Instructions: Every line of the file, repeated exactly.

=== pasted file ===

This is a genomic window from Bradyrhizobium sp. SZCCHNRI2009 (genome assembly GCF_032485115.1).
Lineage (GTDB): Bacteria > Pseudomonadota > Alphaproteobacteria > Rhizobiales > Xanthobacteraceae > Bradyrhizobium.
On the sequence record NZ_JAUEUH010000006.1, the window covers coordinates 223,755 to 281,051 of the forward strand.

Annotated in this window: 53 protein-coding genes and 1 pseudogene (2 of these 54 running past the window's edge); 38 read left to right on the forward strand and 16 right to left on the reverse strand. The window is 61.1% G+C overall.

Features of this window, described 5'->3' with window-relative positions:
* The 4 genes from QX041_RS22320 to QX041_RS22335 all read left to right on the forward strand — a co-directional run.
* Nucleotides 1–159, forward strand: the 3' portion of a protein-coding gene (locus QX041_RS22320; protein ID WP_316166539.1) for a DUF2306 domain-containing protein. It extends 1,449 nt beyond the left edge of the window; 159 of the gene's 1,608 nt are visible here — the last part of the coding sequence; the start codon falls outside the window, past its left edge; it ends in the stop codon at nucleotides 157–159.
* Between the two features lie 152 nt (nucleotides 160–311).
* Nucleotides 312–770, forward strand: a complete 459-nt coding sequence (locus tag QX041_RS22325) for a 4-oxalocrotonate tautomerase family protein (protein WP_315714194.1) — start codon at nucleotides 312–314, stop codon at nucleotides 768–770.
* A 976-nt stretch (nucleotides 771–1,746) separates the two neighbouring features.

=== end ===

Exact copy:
This is a genomic window from Bradyrhizobium sp. SZCCHNRI2009 (genome assembly GCF_032485115.1).
Lineage (GTDB): Bacteria > Pseudomonadota > Alphaproteobacteria > Rhizobiales > Xanthobacteraceae > Bradyrhizobium.
On the sequence record NZ_JAUEUH010000006.1, the window covers coordinates 223,755 to 281,051 of the forward strand.

Annotated in this window: 53 protein-coding genes and 1 pseudogene (2 of these 54 running past the window's edge); 38 read left to right on the forward strand and 16 right to left on the reverse strand. The window is 61.1% G+C overall.

Features of this window, described 5'->3' with window-relative positions:
* The 4 genes from QX041_RS22320 to QX041_RS22335 all read left to right on the forward strand — a co-directional run.
* Nucleotides 1–159, forward strand: the 3' portion of a protein-coding gene (locus QX041_RS22320; protein ID WP_316166539.1) for a DUF2306 domain-containing protein. It extends 1,449 nt beyond the left edge of the window; 159 of the gene's 1,608 nt are visible here — the last part of the coding sequence; the start codon falls outside the window, past its left edge; it ends in the stop codon at nucleotides 157–159.
* Between the two features lie 152 nt (nucleotides 160–311).
* Nucleotides 312–770, forward strand: a complete 459-nt coding sequence (locus tag QX041_RS22325) for a 4-oxalocrotonate tautomerase family protein (protein WP_315714194.1) — start codon at nucleotides 312–314, stop codon at nucleotides 768–770.
* A 976-nt stretch (nucleotides 771–1,746) separates the two neighbouring features.